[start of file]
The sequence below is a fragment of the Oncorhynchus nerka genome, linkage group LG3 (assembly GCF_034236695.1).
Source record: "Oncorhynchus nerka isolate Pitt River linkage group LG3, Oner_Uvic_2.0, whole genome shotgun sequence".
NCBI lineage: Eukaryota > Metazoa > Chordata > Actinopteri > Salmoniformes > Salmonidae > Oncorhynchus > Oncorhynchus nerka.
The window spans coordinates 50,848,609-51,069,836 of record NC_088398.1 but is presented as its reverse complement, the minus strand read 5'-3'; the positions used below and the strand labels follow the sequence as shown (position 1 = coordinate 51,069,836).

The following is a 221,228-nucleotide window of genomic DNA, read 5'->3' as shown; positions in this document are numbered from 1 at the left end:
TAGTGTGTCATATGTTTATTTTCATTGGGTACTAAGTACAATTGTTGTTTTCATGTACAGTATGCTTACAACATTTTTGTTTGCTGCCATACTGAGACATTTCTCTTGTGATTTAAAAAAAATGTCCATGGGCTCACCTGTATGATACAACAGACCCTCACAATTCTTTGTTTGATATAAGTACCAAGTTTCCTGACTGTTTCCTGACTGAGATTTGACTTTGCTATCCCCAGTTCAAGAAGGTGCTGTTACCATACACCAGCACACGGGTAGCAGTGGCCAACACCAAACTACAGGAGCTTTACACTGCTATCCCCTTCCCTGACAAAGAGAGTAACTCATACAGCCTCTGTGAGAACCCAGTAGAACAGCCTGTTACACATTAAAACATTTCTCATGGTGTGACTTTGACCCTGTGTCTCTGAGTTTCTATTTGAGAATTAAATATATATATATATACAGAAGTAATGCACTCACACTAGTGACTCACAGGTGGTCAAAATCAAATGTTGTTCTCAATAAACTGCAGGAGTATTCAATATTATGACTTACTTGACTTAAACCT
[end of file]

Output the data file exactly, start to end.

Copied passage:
The sequence below is a fragment of the Oncorhynchus nerka genome, linkage group LG3 (assembly GCF_034236695.1).
Source record: "Oncorhynchus nerka isolate Pitt River linkage group LG3, Oner_Uvic_2.0, whole genome shotgun sequence".
NCBI lineage: Eukaryota > Metazoa > Chordata > Actinopteri > Salmoniformes > Salmonidae > Oncorhynchus > Oncorhynchus nerka.
The window spans coordinates 50,848,609-51,069,836 of record NC_088398.1 but is presented as its reverse complement, the minus strand read 5'-3'; the positions used below and the strand labels follow the sequence as shown (position 1 = coordinate 51,069,836).

The following is a 221,228-nucleotide window of genomic DNA, read 5'->3' as shown; positions in this document are numbered from 1 at the left end:
TAGTGTGTCATATGTTTATTTTCATTGGGTACTAAGTACAATTGTTGTTTTCATGTACAGTATGCTTACAACATTTTTGTTTGCTGCCATACTGAGACATTTCTCTTGTGATTTAAAAAAAATGTCCATGGGCTCACCTGTATGATACAACAGACCCTCACAATTCTTTGTTTGATATAAGTACCAAGTTTCCTGACTGTTTCCTGACTGAGATTTGACTTTGCTATCCCCAGTTCAAGAAGGTGCTGTTACCATACACCAGCACACGGGTAGCAGTGGCCAACACCAAACTACAGGAGCTTTACACTGCTATCCCCTTCCCTGACAAAGAGAGTAACTCATACAGCCTCTGTGAGAACCCAGTAGAACAGCCTGTTACACATTAAAACATTTCTCATGGTGTGACTTTGACCCTGTGTCTCTGAGTTTCTATTTGAGAATTAAATATATATATATATACAGAAGTAATGCACTCACACTAGTGACTCACAGGTGGTCAAAATCAAATGTTGTTCTCAATAAACTGCAGGAGTATTCAATATTATGACTTACTTGACTTAAACCT